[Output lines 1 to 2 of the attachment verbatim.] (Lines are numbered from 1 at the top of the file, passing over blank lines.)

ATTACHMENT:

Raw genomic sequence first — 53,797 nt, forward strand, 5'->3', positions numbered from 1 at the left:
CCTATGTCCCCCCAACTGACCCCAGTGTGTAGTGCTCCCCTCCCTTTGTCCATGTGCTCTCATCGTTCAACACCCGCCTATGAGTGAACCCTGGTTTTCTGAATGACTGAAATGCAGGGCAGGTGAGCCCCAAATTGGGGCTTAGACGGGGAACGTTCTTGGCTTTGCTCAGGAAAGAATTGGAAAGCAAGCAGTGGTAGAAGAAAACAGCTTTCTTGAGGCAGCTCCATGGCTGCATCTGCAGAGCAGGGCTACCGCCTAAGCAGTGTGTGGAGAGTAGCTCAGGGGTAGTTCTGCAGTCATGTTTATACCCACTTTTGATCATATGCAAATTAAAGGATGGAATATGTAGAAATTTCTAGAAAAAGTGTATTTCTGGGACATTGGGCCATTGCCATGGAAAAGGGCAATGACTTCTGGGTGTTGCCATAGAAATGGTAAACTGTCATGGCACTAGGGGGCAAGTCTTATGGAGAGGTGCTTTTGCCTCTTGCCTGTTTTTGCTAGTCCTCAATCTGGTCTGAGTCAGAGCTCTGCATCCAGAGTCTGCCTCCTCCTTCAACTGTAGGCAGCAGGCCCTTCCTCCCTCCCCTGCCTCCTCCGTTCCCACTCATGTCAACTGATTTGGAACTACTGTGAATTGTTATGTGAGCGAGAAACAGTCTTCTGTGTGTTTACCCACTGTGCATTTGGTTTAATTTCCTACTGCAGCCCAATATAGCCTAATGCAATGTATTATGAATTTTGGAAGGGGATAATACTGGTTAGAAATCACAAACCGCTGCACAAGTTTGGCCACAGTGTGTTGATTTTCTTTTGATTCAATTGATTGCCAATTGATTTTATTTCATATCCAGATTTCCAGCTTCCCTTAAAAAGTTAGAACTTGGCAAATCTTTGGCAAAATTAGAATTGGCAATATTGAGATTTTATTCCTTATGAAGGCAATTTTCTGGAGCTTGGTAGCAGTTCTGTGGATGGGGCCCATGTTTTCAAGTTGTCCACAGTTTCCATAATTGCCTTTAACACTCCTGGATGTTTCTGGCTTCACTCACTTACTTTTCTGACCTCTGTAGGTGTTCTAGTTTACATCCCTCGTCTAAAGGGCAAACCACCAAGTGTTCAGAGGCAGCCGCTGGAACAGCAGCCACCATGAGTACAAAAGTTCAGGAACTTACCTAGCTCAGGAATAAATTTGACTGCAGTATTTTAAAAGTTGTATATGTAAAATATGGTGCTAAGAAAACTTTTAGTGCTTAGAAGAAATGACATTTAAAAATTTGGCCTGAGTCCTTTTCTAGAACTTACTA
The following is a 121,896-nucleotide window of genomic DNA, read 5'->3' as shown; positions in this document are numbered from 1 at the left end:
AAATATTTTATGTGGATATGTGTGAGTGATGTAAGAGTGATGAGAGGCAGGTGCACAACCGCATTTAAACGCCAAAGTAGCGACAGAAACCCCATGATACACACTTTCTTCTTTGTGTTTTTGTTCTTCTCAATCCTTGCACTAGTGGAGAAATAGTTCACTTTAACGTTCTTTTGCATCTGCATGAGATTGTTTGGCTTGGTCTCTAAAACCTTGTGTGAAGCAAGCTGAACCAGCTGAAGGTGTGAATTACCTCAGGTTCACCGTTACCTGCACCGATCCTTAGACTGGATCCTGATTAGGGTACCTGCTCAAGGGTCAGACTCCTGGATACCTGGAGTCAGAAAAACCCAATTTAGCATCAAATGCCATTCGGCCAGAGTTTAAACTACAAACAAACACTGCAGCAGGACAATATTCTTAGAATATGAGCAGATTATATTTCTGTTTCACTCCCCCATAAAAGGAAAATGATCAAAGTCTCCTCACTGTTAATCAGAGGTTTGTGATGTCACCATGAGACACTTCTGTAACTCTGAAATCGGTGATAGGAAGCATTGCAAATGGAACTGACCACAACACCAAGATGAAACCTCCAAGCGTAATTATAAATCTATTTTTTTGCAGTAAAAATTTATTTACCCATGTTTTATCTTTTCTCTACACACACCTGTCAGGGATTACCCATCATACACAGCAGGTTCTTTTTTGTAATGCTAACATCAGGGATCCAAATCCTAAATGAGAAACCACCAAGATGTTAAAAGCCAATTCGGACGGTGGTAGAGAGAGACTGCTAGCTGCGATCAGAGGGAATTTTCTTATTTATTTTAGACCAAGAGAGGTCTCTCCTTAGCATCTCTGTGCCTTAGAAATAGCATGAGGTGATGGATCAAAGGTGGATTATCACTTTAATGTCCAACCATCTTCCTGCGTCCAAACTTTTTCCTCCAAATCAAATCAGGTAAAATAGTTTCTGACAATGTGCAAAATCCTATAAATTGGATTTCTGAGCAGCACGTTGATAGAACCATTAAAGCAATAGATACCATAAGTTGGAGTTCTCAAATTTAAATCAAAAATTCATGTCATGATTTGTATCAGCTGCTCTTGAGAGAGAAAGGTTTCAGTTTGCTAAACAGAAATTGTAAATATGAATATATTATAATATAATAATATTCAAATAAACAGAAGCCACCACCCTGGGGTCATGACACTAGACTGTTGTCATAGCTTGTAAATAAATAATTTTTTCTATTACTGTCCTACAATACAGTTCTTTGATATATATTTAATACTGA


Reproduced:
Raw genomic sequence first — 53,797 nt, forward strand, 5'->3', positions numbered from 1 at the left:
CCTATGTCCCCCCAACTGACCCCAGTGTGTAGTGCTCCCCTCCCTTTGTCCATGTGCTCTCATCGTTCAACACCCGCCTATGAGTGAACCCTGGTTTTCTGAATGACTGAAATGCAGGGCAGGTGAGCCCCAAATTGGGGCTTAGACGGGGAACGTTCTTGGCTTTGCTCAGGAAAGAATTGGAAAGCAAGCAGTGGTAGAAGAAAACAGCTTTCTTGAGGCAGCTCCATGGCTGCATCTGCAGAGCAGGGCTACCGCCTAAGCAGTGTGTGGAGAGTAGCTCAGGGGTAGTTCTGCAGTCATGTTTATACCCACTTTTGATCATATGCAAATTAAAGGATGGAATATGTAGAAATTTCTAGAAAAAGTGTATTTCTGGGACATTGGGCCATTGCCATGGAAAAGGGCAATGACTTCTGGGTGTTGCCATAGAAATGGTAAACTGTCATGGCACTAGGGGGCAAGTCTTATGGAGAGGTGCTTTTGCCTCTTGCCTGTTTTTGCTAGTCCTCAATCTGGTCTGAGTCAGAGCTCTGCATCCAGAGTCTGCCTCCTCCTTCAACTGTAGGCAGCAGGCCCTTCCTCCCTCCCCTGCCTCCTCCGTTCCCACTCATGTCAACTGATTTGGAACTACTGTGAATTGTTATGTGAGCGAGAAACAGTCTTCTGTGTGTTTACCCACTGTGCATTTGGTTTAATTTCCTACTGCAGCCCAATATAGCCTAATGCAATGTATTATGAATTTTGGAAGGGGATAATACTGGTTAGAAATCACAAACCGCTGCACAAGTTTGGCCACAGTGTGTTGATTTTCTTTTGATTCAATTGATTGCCAATTGATTTTATTTCATATCCAGATTTCCAGCTTCCCTTAAAAAGTTAGAACTTGGCAAATCTTTGGCAAAATTAGAATTGGCAATATTGAGATTTTATTCCTTATGAAGGCAATTTTCTGGAGCTTGGTAGCAGTTCTGTGGATGGGGCCCATGTTTTCAAGTTGTCCACAGTTTCCATAATTGCCTTTAACACTCCTGGATGTTTCTGGCTTCACTCACTTACTTTTCTGACCTCTGTAGGTGTTCTAGTTTACATCCCTCGTCTAAAGGGCAAACCACCAAGTGTTCAGAGGCAGCCGCTGGAACAGCAGCCACCATGAGTACAAAAGTTCAGGAACTTACCTAGCTCAGGAATAAATTTGACTGCAGTATTTTAAAAGTTGTATATGTAAAATATGGTGCTAAGAAAACTTTTAGTGCTTAGAAGAAATGACATTTAAAAATTTGGCCTGAGTCCTTTTCTAGAACTTACTA